[dm-crypt] The future of disk encryption with LUKS2

Sven Eschenberg sven at whgl.uni-frankfurt.de
Mon Feb 8 18:27:02 CET 2016



Am 08.02.2016 um 07:09 schrieb f-dm-c at media.mit.edu:
>      > Date: Mon, 8 Feb 2016 05:32:14 +0100
>      > From: Sven Eschenberg <sven at whgl.uni-frankfurt.de>
>
>      > Of course, that's what I usually do anyway. But we'll have to at least
>      > consider an average user aswell, having a normal desktop, using a magic
>      > mumbo jumbo installer with LVM on top of dm-crypt setup. It's not about
>      > covering your or my use case, but rather those of as many users as
>      > possible, without sacrificing i.e. security though.
>
> Right.  And the average user is using an installer that might want to
> expand a partition.  If that doesn't work, LUKS is a nonstarter there.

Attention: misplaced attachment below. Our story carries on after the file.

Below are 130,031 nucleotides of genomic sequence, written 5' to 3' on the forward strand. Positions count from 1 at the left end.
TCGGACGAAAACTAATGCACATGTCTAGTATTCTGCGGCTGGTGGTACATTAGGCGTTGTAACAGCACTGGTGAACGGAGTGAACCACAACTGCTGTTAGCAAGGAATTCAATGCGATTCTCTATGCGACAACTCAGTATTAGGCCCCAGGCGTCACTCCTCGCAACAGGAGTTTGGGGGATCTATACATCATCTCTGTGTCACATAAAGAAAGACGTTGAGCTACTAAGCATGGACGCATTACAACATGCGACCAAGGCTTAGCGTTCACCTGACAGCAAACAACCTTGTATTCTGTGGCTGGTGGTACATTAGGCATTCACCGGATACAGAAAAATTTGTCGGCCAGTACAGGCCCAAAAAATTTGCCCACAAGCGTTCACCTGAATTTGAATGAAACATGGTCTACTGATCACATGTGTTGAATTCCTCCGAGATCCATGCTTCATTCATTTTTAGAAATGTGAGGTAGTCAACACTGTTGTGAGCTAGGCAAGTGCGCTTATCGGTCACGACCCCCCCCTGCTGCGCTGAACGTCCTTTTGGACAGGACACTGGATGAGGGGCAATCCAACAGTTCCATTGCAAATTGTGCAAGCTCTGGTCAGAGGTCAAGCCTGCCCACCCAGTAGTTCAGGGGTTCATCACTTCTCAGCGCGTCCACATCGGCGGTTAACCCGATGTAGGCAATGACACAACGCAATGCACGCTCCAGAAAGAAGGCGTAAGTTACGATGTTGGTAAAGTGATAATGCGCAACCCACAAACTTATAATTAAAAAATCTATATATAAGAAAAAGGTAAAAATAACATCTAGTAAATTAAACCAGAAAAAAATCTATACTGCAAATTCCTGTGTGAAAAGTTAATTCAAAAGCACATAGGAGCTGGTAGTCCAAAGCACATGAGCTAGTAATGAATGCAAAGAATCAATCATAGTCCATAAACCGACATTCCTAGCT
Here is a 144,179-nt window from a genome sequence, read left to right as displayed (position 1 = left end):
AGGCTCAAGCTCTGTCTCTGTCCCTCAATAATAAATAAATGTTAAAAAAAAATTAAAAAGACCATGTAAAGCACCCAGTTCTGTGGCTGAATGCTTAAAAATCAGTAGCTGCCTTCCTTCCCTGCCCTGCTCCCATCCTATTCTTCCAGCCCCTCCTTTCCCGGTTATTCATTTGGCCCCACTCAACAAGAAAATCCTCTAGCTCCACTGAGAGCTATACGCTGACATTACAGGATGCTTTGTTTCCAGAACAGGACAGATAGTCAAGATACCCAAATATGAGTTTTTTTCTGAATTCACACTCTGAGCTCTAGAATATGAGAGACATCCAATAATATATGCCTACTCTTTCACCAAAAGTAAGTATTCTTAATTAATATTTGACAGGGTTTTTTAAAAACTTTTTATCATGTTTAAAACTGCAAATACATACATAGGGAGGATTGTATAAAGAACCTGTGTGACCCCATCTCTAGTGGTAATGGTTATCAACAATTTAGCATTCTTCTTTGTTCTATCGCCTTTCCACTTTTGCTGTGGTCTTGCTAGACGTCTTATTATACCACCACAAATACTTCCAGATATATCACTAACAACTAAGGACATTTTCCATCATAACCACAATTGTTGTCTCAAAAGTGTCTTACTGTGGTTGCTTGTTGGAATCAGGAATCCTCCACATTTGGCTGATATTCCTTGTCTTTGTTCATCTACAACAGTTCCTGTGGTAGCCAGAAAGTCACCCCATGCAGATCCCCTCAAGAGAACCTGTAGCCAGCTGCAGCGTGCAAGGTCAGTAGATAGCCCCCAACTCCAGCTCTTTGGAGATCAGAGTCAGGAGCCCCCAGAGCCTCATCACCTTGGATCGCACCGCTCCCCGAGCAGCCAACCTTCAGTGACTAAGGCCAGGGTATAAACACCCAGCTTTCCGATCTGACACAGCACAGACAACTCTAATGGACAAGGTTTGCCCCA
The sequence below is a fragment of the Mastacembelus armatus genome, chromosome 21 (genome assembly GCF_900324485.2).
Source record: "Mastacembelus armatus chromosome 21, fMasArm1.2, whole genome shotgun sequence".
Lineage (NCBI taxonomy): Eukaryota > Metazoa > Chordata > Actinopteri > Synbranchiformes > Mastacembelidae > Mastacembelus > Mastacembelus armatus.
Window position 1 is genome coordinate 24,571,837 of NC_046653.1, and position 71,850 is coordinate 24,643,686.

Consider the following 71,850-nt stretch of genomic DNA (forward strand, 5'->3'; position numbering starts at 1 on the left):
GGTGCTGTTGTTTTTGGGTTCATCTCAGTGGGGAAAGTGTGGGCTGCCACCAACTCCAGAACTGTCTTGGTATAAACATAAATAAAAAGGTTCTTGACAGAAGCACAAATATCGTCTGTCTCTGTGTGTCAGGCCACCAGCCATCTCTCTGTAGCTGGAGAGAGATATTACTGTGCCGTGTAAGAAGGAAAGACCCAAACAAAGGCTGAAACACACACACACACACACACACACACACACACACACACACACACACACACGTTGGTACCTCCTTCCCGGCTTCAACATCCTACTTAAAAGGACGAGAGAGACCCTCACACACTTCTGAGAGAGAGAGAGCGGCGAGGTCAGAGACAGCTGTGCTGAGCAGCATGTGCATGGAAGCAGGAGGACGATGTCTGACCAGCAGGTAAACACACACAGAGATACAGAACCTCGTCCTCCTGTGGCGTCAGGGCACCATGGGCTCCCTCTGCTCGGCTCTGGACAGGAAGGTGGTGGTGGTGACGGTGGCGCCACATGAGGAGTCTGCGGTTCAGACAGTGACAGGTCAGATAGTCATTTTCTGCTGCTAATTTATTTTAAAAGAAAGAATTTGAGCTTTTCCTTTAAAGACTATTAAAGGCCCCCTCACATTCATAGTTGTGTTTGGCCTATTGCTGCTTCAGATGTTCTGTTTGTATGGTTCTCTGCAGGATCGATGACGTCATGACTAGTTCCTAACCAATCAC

Honestly, I am just imagining the average user, starting its installer 
for the first time and going like: Darn, there's that LUKS-partition 
from my last install - It's a pitty it cannot be resized.

Seriously, the task of resizing ANY partition during installation is far 
from being average user's standard task and ALWAYS imposes immediate 
threat to the data, no matter if we talk about LUKS, a plain filesystem, 
lvm+fs or whatsoever.

> Even if it -could- work, but installers suddenly have to be aware of
> which version of LUKS they're talking so they can supply magic random
> options, then that's a situation where it's very likely that installers